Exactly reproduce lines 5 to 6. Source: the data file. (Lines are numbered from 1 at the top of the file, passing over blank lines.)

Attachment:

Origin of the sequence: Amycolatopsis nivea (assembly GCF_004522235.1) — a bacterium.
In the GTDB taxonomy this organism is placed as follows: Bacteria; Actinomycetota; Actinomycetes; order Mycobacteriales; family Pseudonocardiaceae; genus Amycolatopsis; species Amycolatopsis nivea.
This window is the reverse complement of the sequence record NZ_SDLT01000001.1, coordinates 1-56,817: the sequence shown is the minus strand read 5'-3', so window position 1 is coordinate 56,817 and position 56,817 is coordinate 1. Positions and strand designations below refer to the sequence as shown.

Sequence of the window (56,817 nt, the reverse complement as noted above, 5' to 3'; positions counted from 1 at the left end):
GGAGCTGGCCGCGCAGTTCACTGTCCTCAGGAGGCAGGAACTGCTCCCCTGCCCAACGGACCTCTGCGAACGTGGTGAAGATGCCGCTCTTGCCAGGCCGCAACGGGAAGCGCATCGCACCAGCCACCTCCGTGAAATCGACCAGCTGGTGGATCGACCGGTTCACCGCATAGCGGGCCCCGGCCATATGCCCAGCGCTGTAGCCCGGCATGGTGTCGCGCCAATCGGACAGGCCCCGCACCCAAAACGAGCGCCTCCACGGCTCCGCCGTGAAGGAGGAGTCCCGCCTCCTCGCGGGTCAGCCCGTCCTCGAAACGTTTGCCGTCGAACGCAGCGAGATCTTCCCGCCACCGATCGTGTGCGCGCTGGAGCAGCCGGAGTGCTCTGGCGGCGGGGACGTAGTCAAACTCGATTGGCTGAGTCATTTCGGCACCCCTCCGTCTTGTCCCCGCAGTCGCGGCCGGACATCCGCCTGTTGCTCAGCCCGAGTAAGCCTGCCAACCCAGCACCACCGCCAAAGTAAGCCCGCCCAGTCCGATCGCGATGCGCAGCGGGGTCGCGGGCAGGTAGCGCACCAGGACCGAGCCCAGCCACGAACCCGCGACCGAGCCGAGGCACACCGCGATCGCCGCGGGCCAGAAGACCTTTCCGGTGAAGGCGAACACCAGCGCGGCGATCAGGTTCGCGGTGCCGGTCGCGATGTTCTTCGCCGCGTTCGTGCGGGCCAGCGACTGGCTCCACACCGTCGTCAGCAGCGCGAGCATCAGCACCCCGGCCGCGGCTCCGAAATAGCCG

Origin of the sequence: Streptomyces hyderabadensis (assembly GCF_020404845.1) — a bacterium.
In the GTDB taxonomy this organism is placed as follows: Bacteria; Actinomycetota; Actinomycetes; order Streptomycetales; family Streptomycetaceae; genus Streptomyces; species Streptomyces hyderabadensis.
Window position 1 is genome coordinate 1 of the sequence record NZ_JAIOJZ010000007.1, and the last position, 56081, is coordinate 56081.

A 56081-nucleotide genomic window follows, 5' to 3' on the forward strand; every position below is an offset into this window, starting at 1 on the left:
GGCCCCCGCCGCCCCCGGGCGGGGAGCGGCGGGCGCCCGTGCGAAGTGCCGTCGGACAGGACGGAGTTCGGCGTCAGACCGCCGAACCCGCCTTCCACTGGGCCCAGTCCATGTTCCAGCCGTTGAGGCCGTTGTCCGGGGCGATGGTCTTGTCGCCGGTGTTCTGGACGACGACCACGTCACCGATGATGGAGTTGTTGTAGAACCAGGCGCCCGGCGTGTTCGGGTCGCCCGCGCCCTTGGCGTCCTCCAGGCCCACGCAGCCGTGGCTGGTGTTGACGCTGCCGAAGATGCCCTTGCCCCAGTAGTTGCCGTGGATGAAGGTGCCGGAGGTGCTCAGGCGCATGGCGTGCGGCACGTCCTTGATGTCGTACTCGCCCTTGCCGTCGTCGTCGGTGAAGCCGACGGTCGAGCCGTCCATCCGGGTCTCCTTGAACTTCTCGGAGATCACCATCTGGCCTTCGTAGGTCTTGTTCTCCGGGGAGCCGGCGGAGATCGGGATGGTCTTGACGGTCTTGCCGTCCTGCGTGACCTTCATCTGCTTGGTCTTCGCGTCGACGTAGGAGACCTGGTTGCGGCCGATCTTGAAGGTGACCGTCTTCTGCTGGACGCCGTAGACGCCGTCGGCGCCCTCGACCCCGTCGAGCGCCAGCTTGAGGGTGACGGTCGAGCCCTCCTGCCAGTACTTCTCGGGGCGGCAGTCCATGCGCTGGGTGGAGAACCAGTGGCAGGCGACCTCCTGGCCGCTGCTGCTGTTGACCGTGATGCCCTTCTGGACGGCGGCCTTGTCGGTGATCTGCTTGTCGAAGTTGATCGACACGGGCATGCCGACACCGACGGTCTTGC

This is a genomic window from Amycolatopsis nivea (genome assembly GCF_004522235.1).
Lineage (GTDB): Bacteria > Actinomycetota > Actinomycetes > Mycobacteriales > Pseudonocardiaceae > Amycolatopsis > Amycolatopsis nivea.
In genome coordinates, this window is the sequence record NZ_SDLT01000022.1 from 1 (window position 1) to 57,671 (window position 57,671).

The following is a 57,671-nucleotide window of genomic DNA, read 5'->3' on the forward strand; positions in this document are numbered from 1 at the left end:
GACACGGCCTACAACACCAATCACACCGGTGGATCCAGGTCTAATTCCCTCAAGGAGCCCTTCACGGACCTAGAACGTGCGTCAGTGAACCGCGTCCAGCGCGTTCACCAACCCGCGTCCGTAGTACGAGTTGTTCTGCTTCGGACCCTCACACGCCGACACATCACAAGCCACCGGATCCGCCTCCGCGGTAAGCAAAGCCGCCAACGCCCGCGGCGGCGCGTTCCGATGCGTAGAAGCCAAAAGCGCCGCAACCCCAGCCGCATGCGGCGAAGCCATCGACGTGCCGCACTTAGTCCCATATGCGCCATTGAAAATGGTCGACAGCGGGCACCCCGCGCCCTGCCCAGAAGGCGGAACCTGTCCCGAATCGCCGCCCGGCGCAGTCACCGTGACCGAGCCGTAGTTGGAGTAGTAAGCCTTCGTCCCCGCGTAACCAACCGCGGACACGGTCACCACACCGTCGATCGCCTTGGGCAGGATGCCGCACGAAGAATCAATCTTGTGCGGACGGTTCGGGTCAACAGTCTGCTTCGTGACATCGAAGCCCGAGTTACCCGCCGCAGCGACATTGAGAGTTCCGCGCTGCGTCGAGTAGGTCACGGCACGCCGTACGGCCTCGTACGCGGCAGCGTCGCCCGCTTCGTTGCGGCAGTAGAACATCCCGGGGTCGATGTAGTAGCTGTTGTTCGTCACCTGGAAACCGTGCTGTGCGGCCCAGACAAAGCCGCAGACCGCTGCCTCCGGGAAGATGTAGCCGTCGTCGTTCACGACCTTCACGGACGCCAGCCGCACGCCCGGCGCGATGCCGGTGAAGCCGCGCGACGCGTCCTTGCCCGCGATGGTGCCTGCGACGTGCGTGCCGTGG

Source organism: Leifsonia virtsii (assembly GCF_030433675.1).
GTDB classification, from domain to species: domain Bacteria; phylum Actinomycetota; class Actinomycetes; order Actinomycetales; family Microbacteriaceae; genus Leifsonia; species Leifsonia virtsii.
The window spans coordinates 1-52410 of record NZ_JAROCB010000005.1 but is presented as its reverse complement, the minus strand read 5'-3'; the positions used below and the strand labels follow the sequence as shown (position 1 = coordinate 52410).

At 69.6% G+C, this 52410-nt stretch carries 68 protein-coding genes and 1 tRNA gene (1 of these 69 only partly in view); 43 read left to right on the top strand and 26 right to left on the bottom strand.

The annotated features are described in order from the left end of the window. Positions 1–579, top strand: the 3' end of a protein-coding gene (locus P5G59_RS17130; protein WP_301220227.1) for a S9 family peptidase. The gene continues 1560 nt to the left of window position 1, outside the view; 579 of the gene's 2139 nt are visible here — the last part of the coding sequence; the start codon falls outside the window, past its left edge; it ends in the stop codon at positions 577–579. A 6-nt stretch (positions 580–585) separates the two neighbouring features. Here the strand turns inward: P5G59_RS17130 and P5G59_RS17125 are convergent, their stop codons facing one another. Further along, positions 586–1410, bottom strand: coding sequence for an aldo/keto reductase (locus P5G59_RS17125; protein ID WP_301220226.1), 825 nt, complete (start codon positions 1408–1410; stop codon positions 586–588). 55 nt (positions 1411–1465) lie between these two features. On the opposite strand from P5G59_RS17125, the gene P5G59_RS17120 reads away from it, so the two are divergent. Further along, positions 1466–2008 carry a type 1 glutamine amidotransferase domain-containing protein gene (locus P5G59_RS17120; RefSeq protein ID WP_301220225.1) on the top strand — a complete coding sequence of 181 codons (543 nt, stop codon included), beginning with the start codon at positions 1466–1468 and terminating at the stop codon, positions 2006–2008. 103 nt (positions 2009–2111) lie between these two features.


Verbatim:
GGAGCTGGCCGCGCAGTTCACTGTCCTCAGGAGGCAGGAACTGCTCCCCTGCCCAACGGACCTCTGCGAACGTGGTGAAGATGCCGCTCTTGCCAGGCCGCAACGGGAAGCGCATCGCACCAGCCACCTCCGTGAAATCGACCAGCTGGTGGATCGACCGGTTCACCGCATAGCGGGCCCCGGCCATATGCCCAGCGCTGTAGCCCGGCATGGTGTCGCGCCAATCGGACAGGCCCCGCACCCAAAACGAGCGCCTCCACGGCTCCGCCGTGAAGGAGGAGTCCCGCCTCCTCGCGGGTCAGCCCGTCCTCGAAACGTTTGCCGTCGAACGCAGCGAGATCTTCCCGCCACCGATCGTGTGCGCGCTGGAGCAGCCGGAGTGCTCTGGCGGCGGGGACGTAGTCAAACTCGATTGGCTGAGTCATTTCGGCACCCCTCCGTCTTGTCCCCGCAGTCGCGGCCGGACATCCGCCTGTTGCTCAGCCCGAGTAAGCCTGCCAACCCAGCACCACCGCCAAAGTAAGCCCGCCCAGTCCGATCGCGATGCGCAGCGGGGTCGCGGGCAGGTAGCGCACCAGGACCGAGCCCAGCCACGAACCCGCGACCGAGCCGAGGCACACCGCGATCGCCGCGGGCCAGAAGACCTTTCCGGTGAAGGCGAACACCAGCGCGGCGATCAGGTTCGCGGTGCCGGTCGCGATGTTCTTCGCCGCGTTCGTGCGGGCCAGCGACTGGCTCCACACCGTCGTCAGCAGCGCGAGCATCAGCACCCCGGCCGCGGCTCCGAAATAGCCG

Origin of the sequence: Streptomyces hyderabadensis (assembly GCF_020404845.1) — a bacterium.